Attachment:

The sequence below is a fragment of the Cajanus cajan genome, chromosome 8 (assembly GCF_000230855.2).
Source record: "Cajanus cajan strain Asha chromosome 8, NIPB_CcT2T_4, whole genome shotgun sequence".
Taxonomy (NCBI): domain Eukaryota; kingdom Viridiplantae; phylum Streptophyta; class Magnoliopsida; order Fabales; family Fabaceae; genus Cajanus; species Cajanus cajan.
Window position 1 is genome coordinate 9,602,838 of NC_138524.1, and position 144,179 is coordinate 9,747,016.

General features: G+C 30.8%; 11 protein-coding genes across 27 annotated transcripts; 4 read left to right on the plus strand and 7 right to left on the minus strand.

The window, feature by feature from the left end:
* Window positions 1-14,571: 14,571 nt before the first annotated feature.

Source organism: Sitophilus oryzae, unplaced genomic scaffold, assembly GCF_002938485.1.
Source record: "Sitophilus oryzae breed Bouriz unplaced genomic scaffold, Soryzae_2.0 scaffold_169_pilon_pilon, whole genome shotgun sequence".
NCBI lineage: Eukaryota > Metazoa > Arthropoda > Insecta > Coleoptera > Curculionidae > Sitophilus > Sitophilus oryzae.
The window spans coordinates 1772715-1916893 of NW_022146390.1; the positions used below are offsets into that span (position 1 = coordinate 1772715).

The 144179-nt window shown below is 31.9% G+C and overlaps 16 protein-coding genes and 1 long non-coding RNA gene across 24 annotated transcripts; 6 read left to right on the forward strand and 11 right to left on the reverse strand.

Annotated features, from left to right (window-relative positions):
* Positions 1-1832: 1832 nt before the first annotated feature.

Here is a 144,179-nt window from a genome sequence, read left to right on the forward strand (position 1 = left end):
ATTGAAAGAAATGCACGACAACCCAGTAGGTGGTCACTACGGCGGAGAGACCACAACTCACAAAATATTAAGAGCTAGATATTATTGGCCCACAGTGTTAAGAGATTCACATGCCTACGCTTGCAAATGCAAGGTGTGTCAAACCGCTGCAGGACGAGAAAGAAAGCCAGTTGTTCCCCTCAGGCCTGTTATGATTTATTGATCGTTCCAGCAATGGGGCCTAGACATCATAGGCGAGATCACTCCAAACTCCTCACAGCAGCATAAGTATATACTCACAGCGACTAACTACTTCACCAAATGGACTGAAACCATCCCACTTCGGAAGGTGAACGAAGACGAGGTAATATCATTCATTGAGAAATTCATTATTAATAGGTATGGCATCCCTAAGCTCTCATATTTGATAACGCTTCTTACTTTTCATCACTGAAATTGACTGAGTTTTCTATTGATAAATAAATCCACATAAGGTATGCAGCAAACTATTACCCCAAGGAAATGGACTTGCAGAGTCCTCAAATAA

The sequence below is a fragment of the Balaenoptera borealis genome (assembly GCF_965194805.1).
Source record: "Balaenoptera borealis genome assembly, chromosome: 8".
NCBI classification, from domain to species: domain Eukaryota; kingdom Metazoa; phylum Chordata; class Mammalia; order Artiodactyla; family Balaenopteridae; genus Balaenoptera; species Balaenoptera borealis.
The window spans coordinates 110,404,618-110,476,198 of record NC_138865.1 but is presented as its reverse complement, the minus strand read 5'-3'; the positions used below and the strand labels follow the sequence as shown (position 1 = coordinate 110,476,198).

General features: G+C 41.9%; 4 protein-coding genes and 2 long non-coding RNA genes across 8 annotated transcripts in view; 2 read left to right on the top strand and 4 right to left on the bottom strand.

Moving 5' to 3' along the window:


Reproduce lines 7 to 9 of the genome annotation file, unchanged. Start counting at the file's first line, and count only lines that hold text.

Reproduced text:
* Window positions 1-14,571: 14,571 nt before the first annotated feature.

Source organism: Sitophilus oryzae, unplaced genomic scaffold, assembly GCF_002938485.1.
Source record: "Sitophilus oryzae breed Bouriz unplaced genomic scaffold, Soryzae_2.0 scaffold_169_pilon_pilon, whole genome shotgun sequence".